Business schools have created the crisis we’re in, says Dr. Peggy Cunningham, the new director of the School of Business Administration at Dalhousie University, Canada, in an interview published in Monday’s Globe and Mail. Having left a tenured position at Queen’s University, Cunningham wants to restructure the Dalhousie business school program around a core concept of responsible leadership.
In a Q&A with reporter Gordon Pitts, Cunningham lays out the problems as she sees them, and offers a new vision for future business leaders. Here are some nuggets from their conversation:
Business school have created monsters.
Too much focus on individual success and competition between companies makes people forget that they’re part of a larger social system to which they are accountable. As Cunningham says:
Business schools have to take a very hard look at themselves to see the kind of people we are graduating and take our responsibility very much to heart in terms of the models we use to graduate these people.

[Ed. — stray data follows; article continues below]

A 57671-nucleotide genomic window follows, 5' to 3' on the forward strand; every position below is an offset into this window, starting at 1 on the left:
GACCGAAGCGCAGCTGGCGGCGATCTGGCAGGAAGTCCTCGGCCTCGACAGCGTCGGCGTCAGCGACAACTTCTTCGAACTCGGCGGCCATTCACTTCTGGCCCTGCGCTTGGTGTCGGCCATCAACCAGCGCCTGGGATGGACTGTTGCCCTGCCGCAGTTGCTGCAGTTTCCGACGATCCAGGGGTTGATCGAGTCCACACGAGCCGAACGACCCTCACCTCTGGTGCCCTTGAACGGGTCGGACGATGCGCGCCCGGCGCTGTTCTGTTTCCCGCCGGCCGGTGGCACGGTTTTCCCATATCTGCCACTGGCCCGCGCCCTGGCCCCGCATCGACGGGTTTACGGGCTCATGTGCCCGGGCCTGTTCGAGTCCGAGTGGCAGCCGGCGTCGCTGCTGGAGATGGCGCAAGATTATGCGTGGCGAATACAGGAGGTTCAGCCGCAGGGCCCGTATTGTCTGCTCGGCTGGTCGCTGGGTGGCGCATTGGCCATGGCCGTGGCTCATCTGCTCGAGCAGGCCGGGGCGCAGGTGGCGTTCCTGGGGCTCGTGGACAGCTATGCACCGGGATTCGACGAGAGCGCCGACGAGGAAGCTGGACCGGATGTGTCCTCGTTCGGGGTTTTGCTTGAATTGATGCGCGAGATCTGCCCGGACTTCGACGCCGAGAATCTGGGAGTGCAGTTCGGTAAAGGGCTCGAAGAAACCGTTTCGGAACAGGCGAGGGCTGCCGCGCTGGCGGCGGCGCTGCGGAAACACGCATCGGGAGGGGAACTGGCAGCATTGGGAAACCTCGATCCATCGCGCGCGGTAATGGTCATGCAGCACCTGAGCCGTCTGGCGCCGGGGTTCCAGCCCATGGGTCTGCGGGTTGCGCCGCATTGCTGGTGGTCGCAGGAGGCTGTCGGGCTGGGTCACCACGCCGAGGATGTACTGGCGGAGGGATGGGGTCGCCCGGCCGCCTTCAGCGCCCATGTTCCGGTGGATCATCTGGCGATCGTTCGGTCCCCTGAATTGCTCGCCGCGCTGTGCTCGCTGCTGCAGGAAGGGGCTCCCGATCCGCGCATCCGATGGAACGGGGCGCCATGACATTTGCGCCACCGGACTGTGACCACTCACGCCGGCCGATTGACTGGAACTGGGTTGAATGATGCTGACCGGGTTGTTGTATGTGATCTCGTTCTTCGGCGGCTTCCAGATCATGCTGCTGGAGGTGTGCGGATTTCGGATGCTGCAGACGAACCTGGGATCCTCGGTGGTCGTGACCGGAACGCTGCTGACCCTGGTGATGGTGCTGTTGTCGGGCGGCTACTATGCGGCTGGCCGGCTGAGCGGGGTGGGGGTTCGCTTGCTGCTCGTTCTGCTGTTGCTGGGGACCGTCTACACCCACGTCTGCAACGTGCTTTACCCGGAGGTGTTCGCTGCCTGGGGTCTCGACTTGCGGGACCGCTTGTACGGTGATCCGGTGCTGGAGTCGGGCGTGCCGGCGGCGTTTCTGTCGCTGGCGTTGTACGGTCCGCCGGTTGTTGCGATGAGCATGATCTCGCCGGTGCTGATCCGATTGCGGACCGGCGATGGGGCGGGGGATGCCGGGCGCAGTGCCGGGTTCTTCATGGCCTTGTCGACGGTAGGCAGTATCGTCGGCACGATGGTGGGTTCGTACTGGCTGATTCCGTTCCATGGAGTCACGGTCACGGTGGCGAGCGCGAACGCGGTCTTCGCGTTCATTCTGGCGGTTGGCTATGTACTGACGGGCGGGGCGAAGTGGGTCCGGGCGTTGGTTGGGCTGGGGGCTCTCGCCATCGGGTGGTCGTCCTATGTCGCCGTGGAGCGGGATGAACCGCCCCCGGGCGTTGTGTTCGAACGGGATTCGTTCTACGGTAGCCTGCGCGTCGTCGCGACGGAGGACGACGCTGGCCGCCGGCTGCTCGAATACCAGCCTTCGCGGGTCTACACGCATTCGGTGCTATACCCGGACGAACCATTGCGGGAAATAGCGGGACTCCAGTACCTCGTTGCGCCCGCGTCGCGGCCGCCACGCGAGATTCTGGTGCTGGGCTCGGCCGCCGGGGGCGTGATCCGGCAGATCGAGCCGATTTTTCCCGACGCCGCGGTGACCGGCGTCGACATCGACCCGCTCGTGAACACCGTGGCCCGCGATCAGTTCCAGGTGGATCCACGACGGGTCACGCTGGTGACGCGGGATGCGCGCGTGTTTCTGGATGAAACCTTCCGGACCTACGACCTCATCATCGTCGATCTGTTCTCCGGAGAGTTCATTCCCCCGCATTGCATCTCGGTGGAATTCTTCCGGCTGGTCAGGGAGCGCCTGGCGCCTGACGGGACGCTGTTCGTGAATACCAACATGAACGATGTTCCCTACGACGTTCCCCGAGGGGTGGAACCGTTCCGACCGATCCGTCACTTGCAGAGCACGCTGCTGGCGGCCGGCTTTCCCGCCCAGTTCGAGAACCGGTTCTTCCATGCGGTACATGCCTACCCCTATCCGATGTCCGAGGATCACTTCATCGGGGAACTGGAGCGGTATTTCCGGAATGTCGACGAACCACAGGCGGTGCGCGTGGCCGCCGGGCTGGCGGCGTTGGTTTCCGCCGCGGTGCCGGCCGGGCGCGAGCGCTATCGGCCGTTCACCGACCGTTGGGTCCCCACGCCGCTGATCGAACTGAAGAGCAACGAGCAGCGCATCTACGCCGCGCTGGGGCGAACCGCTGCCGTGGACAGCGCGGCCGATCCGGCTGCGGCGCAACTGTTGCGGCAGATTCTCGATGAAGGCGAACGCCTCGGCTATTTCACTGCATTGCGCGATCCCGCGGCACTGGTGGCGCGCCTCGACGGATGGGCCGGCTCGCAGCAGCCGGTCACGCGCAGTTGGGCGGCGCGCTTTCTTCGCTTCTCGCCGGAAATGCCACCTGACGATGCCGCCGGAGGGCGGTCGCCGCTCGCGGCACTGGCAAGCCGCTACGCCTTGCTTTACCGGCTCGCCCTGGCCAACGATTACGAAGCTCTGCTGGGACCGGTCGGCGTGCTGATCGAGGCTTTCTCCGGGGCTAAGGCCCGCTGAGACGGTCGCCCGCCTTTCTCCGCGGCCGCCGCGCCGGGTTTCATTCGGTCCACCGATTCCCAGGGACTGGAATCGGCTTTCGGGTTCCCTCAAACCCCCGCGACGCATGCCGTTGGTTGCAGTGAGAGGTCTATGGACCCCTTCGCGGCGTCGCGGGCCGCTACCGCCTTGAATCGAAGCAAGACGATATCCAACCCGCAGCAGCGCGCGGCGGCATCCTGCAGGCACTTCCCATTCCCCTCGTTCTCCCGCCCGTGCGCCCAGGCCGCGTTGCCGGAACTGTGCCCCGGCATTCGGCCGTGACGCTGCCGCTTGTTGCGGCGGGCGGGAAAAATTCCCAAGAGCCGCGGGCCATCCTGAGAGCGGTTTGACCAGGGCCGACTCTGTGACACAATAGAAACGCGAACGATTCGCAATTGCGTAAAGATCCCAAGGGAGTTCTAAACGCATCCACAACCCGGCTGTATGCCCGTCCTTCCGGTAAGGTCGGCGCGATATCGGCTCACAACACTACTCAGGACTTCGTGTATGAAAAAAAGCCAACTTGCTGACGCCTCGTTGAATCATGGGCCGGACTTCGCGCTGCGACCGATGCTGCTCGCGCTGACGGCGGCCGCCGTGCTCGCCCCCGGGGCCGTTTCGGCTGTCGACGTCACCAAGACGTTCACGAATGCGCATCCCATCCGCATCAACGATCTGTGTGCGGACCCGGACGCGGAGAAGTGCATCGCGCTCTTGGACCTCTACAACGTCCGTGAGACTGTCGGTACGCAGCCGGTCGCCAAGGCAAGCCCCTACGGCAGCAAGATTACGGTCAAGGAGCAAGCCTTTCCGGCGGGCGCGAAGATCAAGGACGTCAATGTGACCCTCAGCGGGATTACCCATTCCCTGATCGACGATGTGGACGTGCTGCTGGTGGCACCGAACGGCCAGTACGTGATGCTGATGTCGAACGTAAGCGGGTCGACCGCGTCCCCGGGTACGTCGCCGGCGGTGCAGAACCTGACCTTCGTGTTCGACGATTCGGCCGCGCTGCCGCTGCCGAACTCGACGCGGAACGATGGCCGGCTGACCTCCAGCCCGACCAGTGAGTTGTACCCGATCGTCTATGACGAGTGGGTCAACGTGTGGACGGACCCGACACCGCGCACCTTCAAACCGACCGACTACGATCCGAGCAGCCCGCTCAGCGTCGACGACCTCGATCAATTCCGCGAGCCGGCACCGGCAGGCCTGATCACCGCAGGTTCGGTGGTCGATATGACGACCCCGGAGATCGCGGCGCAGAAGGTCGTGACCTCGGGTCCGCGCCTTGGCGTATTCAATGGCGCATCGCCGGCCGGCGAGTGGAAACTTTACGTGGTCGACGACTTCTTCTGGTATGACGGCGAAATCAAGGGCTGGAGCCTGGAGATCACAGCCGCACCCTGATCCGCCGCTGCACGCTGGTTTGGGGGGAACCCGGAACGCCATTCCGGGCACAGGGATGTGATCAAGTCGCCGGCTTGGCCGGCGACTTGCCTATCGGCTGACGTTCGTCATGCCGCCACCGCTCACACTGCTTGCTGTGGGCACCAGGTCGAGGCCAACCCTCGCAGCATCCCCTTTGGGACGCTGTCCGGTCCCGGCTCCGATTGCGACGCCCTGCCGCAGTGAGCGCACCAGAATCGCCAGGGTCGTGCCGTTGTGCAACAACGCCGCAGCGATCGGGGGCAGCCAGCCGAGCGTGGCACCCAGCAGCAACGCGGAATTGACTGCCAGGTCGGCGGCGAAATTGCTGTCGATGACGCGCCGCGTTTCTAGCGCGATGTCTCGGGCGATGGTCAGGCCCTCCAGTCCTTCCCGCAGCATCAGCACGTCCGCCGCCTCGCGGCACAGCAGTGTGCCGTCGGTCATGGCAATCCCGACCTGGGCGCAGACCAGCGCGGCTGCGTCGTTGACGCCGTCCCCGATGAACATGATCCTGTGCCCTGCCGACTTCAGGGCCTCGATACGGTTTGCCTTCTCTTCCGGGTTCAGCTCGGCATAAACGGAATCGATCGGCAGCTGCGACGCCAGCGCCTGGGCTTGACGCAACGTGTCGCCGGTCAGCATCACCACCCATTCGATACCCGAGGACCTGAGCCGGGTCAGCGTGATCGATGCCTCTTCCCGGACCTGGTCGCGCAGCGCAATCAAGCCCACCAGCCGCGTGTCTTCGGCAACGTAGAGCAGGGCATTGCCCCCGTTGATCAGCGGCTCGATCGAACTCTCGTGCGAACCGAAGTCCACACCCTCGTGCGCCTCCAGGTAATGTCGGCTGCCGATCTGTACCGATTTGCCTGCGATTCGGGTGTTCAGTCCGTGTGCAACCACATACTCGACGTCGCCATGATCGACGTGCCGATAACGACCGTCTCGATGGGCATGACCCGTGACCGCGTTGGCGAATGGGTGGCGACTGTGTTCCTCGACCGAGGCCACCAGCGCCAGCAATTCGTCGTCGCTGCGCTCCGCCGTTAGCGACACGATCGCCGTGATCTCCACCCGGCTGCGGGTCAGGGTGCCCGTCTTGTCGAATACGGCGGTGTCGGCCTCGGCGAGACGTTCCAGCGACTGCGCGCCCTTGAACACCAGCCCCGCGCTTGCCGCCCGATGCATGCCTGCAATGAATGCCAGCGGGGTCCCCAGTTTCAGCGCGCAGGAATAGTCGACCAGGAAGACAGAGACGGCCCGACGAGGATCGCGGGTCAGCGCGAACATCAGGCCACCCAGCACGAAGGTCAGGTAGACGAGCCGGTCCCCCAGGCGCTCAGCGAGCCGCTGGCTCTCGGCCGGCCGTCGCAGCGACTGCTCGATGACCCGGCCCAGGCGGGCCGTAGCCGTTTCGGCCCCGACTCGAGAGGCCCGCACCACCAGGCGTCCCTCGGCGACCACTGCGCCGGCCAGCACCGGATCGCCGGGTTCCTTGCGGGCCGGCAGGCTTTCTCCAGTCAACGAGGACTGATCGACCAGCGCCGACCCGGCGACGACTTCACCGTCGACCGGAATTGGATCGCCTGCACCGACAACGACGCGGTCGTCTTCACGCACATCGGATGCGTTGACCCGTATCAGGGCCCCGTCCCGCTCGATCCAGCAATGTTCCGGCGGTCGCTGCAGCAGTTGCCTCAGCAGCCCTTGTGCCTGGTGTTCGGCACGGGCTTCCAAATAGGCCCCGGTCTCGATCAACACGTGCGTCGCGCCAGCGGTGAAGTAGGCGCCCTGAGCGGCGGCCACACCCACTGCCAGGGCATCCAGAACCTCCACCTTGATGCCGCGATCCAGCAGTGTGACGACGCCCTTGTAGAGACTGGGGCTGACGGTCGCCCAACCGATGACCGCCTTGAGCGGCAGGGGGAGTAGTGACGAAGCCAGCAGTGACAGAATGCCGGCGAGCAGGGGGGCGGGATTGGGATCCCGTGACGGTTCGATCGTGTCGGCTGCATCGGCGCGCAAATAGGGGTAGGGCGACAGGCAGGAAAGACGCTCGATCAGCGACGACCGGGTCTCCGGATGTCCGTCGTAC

Wanting to get rich is fine, but it’s not sustainable as a sole motivation.
‘Greed is good’ may have been Gordon Gekko’s motto in the hit movie “Wall Street”, but Cunningham says, “If what it takes to make one person rich is to make two-thirds of the rest of the world poor, I don’t think that’s a sustainable model.”
Turning out more public administration grads is not necessarily the answer.
Citing the eight-year lag between the entrenchment of the Internet and the first legislation to protect online privacy, Cunningham is skeptical about the government’s ability to take the lead in new technologies. “Even though I might be very critical of business, business is going to be the engine that drives new technologies that will make business itself more sustainable.”
MBA programs everywhere have begun an era of introspection. Last week, the Wharton School announced that the keynote speaker for MBA commencement will be Dr. Muhammad Yunus, founder and managing director of Bangladesh’s Grameen Bank and recipient of the 2006 Nobel Peace Prize. More and more, business school programs are eager to point out that entrepreneurship can be about more than merely making money.